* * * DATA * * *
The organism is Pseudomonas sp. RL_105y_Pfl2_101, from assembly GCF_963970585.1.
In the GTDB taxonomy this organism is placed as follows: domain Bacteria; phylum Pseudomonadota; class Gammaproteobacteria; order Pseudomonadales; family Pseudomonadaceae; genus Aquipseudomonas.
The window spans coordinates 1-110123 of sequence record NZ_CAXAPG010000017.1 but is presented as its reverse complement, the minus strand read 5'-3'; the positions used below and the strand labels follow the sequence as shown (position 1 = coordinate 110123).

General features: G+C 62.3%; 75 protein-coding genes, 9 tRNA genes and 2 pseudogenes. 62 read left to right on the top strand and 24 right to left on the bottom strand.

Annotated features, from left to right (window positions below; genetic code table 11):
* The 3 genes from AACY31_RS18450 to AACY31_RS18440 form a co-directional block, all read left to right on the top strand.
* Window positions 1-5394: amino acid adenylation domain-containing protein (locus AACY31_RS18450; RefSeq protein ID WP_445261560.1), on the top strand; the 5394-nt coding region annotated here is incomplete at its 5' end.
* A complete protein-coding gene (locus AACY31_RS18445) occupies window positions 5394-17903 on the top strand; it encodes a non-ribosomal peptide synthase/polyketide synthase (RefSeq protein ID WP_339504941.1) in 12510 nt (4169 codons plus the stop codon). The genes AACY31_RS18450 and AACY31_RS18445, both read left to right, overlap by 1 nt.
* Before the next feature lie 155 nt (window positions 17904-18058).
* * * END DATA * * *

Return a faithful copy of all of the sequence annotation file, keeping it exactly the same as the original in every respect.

The organism is Pseudomonas sp. RL_105y_Pfl2_101, from assembly GCF_963970585.1.
In the GTDB taxonomy this organism is placed as follows: domain Bacteria; phylum Pseudomonadota; class Gammaproteobacteria; order Pseudomonadales; family Pseudomonadaceae; genus Aquipseudomonas.
The window spans coordinates 1-110123 of sequence record NZ_CAXAPG010000017.1 but is presented as its reverse complement, the minus strand read 5'-3'; the positions used below and the strand labels follow the sequence as shown (position 1 = coordinate 110123).

General features: G+C 62.3%; 75 protein-coding genes, 9 tRNA genes and 2 pseudogenes. 62 read left to right on the top strand and 24 right to left on the bottom strand.

Annotated features, from left to right (window positions below; genetic code table 11):
* The 3 genes from AACY31_RS18450 to AACY31_RS18440 form a co-directional block, all read left to right on the top strand.
* Window positions 1-5394: amino acid adenylation domain-containing protein (locus AACY31_RS18450; RefSeq protein ID WP_445261560.1), on the top strand; the 5394-nt coding region annotated here is incomplete at its 5' end.
* A complete protein-coding gene (locus AACY31_RS18445) occupies window positions 5394-17903 on the top strand; it encodes a non-ribosomal peptide synthase/polyketide synthase (RefSeq protein ID WP_339504941.1) in 12510 nt (4169 codons plus the stop codon). The genes AACY31_RS18450 and AACY31_RS18445, both read left to right, overlap by 1 nt.
* Before the next feature lie 155 nt (window positions 17904-18058).